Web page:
A Thomas John Massey was mentioned in the book” Soldiers Died in the Great War, Royal Welsh Fusiliers, Volume 28″, and from that we have his regimental number etc. and it tells us he was born in Queensferry, Cheshire (sic) enlisted in Shotton, 20143 Pte. Killed in Action, France & Flanders 10th July 1916.
This was the only clue to this soldier as there is no Flintshire WW1 Index Card for him, and I cannot find any Service Records for him either, so any information would be greatly appreciated.
But then, I found Thomas remembered on the Sandycroft War Memorial in St. Francis’s Church Sandycroft and the Roll of Honour for the Queensferry Chemical Works*, where his cousin Ernest Massey was also mentioned, but he survived the war.
*This is in the Flintshire Record Office at Hawarden.
Thomas J. Massey appears on the 1891 census, age 4, living in Queensferry, 5 houses from the Hawarden Castle Hotel, his father Thomas Massey was head of the household, 25 and a Cooper, born in Queensferry. His wife Sarah, 25, had been born in Connah’s Quay and I believe that they may have married in St. Mary’s Church Chester in 1885 (Cheshire West CE14/9/365), if this is the marriage Sarah’s maiden name was Hewitt. A little sister Pricilla (sic) was also in the household, age 2.
Priscilla, age 12, does not appear with the family on the 1901 census, she, I believe, is a Domestic Servant for John & Hannah Carver and their son Edward at Rectors Farm, Northop.
However at the History Fair at the Civic Hall, Connah’s Quay on the 19th June 2015 Terence Poyner came to tell us that he was a descendant of Thomas Massey and he could confirm to us that Sarah was Thomas’s mother and his grandfather also named Thomas, had been a hero on the 19th December 1896, saving, with George Nicholls, a comrade, John Shaw, a boilermaker, who was overcome with foul gas whilst repairing a tar still at the Tar Works (Messrs Joseph Turner & Co’s chemical works) in Queensferry, and Peter Hughes, who went to Shaw’s assistance, but who also was overcome and became unconscious (he was to remain so for nearly 40 hours) it was then that Thomas Massey volunteered to go into the still with a rope round his waist and a respirator on, he succeeded in handing the men out – an extraordinary feat – as one of the men weighed over 13 stone, and the height from the floor of the still to the man hole was about 8 feet. Thomas himself eventually died in 1899 at a very early age, the question being, did he inhale the fumes as well and paid the price for aiding the men. He was to be awarded a Royal Humane Society’s medal and certificate and a cheque for £1. 1s 0d from “To-day” Pluck Fund. George Nicholls and Peter Hughes were given Humane Society’s certificates and Messrs Turner also gave £20 divided as follows:- £8 to Thomas Massey and £4 each to Hughes, Nicholls and Dr. Burlingham who attended the men. A true hero indeed. (Story in the Flintshire Observer dated 11th February 1897)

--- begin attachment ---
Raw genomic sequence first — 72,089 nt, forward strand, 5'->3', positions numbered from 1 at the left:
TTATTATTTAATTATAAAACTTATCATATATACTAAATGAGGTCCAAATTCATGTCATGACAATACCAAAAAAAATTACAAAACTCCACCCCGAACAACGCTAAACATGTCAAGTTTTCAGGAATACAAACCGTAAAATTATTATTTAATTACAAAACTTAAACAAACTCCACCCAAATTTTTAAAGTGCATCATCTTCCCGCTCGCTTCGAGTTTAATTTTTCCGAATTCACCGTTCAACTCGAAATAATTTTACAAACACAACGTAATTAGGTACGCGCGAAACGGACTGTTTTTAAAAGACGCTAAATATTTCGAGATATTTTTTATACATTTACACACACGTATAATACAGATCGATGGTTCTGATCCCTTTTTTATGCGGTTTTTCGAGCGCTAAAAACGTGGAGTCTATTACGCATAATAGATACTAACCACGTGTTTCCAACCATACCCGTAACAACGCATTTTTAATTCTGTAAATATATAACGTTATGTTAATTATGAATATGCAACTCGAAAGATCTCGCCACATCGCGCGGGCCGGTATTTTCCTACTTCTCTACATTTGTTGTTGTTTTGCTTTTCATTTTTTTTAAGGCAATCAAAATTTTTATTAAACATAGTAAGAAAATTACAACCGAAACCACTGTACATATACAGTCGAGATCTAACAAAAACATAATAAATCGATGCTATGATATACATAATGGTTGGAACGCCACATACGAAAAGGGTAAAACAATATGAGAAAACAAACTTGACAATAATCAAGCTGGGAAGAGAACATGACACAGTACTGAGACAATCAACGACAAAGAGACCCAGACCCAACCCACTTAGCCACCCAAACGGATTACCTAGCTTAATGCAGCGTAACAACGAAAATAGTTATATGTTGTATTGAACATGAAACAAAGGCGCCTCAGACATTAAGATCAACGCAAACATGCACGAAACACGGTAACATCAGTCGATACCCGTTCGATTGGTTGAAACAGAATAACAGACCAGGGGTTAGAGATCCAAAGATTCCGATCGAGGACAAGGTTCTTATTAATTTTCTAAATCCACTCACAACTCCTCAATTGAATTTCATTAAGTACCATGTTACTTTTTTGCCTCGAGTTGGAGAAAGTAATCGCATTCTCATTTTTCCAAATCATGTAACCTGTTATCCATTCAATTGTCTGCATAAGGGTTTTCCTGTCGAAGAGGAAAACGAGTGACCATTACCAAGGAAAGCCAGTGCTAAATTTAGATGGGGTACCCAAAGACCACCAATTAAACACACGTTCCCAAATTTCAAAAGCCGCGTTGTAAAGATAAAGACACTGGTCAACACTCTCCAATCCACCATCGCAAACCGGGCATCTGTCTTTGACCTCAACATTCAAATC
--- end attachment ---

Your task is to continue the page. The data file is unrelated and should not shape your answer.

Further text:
I believe that his death certificate may be (Flintshire (Mold) HAW/27/73). His certificate would have to be purchased to prove/deny.
Many thanks to Thomas’s descendant, Terence Poyner, who also told me that the family story was that Thomas John was a Cooper in the above works, and he was a fireman in their fire brigade. He was also a sniper and he died on the Somme. Thomas J’s brother Walter was also in the war, but survived, and he was awarded the Military Medal.